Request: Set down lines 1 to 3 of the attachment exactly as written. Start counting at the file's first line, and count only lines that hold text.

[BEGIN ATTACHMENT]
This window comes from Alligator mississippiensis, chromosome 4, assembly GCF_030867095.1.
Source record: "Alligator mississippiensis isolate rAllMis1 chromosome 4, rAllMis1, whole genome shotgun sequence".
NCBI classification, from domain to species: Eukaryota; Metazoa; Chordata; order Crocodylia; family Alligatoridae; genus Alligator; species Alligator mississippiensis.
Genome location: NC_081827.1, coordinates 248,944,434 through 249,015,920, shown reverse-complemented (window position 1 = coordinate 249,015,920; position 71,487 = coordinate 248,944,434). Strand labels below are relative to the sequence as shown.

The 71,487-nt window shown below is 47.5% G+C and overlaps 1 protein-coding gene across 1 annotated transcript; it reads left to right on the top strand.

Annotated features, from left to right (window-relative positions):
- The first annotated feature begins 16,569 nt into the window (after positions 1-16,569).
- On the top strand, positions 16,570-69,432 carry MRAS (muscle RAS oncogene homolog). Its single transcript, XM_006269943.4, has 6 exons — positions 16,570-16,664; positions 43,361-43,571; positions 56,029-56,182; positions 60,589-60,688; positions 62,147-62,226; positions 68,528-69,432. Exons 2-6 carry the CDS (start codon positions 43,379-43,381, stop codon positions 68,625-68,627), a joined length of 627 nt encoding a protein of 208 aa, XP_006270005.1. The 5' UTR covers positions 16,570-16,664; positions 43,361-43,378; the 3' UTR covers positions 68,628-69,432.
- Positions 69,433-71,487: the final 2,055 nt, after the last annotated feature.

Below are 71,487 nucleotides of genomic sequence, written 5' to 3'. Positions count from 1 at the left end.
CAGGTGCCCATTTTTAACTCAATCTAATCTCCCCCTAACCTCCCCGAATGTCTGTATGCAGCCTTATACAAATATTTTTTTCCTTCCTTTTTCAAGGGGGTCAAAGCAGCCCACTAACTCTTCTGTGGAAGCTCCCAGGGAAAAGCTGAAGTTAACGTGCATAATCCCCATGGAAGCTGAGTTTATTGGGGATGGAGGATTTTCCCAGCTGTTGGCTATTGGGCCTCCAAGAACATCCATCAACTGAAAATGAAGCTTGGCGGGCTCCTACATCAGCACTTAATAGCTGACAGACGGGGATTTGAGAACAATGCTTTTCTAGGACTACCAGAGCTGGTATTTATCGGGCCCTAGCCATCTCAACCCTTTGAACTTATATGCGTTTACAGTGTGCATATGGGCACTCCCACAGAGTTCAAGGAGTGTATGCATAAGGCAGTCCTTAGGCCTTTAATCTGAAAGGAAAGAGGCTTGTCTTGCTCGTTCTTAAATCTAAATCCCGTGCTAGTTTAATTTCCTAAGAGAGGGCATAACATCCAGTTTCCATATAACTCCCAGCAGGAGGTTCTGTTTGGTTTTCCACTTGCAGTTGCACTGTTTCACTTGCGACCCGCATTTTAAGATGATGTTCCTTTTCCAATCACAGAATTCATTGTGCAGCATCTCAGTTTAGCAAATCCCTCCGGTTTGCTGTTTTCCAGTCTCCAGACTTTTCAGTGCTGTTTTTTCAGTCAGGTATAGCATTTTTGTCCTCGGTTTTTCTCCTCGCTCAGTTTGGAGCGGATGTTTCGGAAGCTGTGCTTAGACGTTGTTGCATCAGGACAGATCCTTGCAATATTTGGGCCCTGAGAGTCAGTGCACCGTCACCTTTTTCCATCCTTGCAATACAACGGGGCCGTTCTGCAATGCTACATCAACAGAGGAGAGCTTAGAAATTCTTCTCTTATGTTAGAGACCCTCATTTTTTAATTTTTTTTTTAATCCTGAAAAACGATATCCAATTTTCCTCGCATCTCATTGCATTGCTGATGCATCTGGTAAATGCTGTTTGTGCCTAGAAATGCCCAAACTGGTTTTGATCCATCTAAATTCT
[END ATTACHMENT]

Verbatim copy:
This window comes from Alligator mississippiensis, chromosome 4, assembly GCF_030867095.1.
Source record: "Alligator mississippiensis isolate rAllMis1 chromosome 4, rAllMis1, whole genome shotgun sequence".
NCBI classification, from domain to species: Eukaryota; Metazoa; Chordata; order Crocodylia; family Alligatoridae; genus Alligator; species Alligator mississippiensis.